116 3rd St SE
Cedar Rapids, Iowa 52401
CEDAR RAPIDS — Three days after a gunman fatally shot 19 grade school students and two teachers in Uvalde, Texas, U.S. Sen Chuck Grassley said he’s hearing from Iowans who want more gun restrictions.
“They think it would be real easy to get 60 votes to do away with certain guns,” Grassley said, adding that other people are calling and writing his office to say “don’t take away my gun.”
Even at a lunch Friday with the Linn Eagles, a Republican fundraising group, Grassley heard questions about how to stop the next school shooting.
“Do you think there will be movement to remove AR15s from teenagers’ hands?” a woman asked Grassley at the campaign event at the Cedar Rapids Country Club.
“Well, some states do that now,” Grassley said, speaking to about 100 people.
Grassley said a federal assault weapons ban from 1994 to 2005 had no impact on the nation’s crime rate.
U.S. Justice Department research actually shows the ban may have contributed to a drop in the gun murder rate and murders of police officers by criminals armed with assault weapons, but did not affect the average number of victims per gun murder or the number of multiple gunshot wound victims.
Grassley said Congress in recent years has failed to get enough votes for any measures to reduce access to assault rifles, including a bill Grassley proposed with Texas Sen. Ted Cruz in 2021 that would ensure law enforcement agencies and other institutions accurately submit records to the National Instant Criminal Background Check System.
Grassley spoke to the Republican group for about 15 minutes, focusing on inflation and border security. He compared President Joe Biden to Russian President Vladimir Putin, saying Biden is not respecting U.S. sovereignty by allowing immigrants to enter the country without documentation.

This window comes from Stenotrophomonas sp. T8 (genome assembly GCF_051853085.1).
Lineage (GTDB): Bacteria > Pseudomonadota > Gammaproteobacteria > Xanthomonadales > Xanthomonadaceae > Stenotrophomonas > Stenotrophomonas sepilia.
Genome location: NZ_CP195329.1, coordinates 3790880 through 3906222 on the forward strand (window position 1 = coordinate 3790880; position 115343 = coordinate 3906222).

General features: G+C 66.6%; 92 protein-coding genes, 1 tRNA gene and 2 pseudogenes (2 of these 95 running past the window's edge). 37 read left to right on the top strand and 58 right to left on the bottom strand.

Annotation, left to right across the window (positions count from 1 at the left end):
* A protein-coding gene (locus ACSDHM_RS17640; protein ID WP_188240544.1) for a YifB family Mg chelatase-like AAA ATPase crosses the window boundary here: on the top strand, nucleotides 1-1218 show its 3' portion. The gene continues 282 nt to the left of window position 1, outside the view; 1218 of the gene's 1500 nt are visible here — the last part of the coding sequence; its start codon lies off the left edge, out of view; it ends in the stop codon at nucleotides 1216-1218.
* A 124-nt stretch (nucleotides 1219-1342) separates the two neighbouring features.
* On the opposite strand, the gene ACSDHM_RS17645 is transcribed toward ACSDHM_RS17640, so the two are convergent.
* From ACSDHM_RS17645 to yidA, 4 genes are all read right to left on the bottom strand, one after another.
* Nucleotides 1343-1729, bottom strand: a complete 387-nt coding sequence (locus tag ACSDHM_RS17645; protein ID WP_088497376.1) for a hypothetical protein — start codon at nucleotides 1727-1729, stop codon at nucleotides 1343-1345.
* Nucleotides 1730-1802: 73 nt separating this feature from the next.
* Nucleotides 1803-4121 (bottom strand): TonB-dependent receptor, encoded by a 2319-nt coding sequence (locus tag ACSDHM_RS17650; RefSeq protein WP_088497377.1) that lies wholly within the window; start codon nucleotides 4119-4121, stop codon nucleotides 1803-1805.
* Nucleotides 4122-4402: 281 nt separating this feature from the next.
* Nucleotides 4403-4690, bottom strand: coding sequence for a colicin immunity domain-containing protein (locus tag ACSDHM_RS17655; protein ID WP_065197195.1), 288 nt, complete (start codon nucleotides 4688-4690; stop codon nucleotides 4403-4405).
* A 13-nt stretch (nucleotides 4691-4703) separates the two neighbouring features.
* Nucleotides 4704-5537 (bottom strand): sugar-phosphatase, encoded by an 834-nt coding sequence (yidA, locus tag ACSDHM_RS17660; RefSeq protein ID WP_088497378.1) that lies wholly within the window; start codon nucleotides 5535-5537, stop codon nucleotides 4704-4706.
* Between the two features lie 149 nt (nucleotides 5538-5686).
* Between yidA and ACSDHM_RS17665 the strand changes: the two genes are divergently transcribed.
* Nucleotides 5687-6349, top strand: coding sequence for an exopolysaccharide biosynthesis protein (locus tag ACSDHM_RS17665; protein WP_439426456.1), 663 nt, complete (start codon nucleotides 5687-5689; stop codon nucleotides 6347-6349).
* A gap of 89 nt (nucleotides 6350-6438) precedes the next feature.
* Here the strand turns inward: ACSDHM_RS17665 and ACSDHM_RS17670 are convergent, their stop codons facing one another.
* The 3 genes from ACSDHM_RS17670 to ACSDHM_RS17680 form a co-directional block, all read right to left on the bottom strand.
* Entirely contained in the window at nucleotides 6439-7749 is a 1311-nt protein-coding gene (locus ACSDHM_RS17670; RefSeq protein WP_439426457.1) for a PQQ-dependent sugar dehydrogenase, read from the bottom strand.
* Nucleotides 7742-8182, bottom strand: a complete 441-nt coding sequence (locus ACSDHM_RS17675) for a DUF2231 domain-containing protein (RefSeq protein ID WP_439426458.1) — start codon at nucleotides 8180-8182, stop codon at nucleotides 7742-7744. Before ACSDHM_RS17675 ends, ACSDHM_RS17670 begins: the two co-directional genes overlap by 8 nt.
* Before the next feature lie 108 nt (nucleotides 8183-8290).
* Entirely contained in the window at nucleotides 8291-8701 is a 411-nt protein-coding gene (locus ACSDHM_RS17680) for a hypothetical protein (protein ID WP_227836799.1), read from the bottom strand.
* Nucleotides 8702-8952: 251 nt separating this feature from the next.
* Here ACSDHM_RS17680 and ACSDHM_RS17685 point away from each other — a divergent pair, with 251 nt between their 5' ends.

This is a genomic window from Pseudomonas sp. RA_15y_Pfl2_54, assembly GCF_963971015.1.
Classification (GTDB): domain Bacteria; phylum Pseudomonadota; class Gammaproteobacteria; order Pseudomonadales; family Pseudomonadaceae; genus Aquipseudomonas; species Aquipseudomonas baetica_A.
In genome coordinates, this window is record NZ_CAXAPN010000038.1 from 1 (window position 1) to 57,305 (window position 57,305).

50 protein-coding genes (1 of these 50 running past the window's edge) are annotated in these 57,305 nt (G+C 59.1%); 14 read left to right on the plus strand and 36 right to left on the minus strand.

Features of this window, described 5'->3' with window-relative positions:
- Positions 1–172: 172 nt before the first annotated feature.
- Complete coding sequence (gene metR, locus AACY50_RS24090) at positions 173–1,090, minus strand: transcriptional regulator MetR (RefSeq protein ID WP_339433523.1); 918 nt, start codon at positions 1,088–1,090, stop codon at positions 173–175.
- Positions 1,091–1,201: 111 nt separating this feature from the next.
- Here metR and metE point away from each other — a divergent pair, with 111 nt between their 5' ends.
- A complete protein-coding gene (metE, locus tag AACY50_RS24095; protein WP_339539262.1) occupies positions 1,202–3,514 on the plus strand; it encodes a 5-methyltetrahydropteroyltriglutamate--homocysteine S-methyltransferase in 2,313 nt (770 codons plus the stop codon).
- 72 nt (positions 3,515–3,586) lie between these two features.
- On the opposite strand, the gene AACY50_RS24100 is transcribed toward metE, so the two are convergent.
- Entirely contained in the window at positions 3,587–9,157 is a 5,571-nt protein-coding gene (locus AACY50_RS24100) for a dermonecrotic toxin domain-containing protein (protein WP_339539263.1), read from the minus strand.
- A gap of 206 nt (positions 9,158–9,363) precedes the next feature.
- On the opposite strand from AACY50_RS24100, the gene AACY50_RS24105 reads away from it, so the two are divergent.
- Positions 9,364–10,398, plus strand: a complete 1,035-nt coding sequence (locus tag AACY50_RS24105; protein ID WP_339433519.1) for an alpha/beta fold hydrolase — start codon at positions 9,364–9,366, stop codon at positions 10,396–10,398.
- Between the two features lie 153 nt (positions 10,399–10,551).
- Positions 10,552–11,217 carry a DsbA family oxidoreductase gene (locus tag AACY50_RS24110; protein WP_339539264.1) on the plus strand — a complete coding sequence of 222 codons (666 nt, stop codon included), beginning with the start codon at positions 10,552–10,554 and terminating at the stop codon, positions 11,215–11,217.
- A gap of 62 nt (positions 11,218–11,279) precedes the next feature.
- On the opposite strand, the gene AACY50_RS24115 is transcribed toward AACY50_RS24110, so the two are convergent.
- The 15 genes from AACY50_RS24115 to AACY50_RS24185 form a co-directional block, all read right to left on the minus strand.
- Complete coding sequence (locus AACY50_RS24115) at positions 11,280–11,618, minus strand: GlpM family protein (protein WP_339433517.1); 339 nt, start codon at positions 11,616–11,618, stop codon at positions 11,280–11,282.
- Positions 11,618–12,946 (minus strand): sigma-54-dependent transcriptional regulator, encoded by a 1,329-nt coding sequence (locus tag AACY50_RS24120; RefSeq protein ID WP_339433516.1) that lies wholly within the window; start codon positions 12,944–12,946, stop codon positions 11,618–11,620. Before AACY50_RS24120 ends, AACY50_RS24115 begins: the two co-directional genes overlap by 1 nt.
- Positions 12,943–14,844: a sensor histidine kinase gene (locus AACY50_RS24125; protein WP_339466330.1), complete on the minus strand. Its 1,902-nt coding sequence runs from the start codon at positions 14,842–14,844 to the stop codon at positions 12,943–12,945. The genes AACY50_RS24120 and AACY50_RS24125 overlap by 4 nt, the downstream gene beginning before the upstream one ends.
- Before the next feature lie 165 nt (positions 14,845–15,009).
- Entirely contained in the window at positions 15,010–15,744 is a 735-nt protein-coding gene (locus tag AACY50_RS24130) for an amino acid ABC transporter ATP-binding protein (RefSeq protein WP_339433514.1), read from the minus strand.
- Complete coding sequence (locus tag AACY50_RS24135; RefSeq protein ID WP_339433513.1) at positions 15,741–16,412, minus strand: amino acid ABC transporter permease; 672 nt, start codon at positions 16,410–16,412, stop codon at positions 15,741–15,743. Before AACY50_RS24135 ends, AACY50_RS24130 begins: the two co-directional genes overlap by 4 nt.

He and Iowa Sen. Joni Ernst have proposed the Build It Act, which would allow materials delivered to the U.S. border to build a border wall during President Donald Trump’s administration to be given to border states that want to continue construction.
The audience applauded Grassley at two points. Once when Justin Wasson, who is running for Iowa Senate, pointed out Grassley had blocked Merrick Garland’s nomination to the U.S. Supreme Court in 2016.
The other time was when Grassley talked about the need to shore up Social Security and Medicare. Grassley said he can do more on the Senate Finance Committee if Republicans gain more seats in Congress.
Grassley is running for his eighth U.S. Senate term. Three Democrats are vying to compete against him in November.
Friday’s luncheon was attended by close to a dozen state and local Republican officials, including Secretary of State Paul Pate and Cedar Rapids Mayor Tiffany O’Donnell, as well as Republicans running for office.
Pate urged attendees to get to out vote in the June 7 primary and to financially support Eastern Iowa Republicans.
“Please make sure you look at the candidates who are running,” he said. “If you can help them out, please do so.”
The Linn Eagles launched in 1988, the same year Bob Dole won Iowa's Republican caucuses with 37 percent support.
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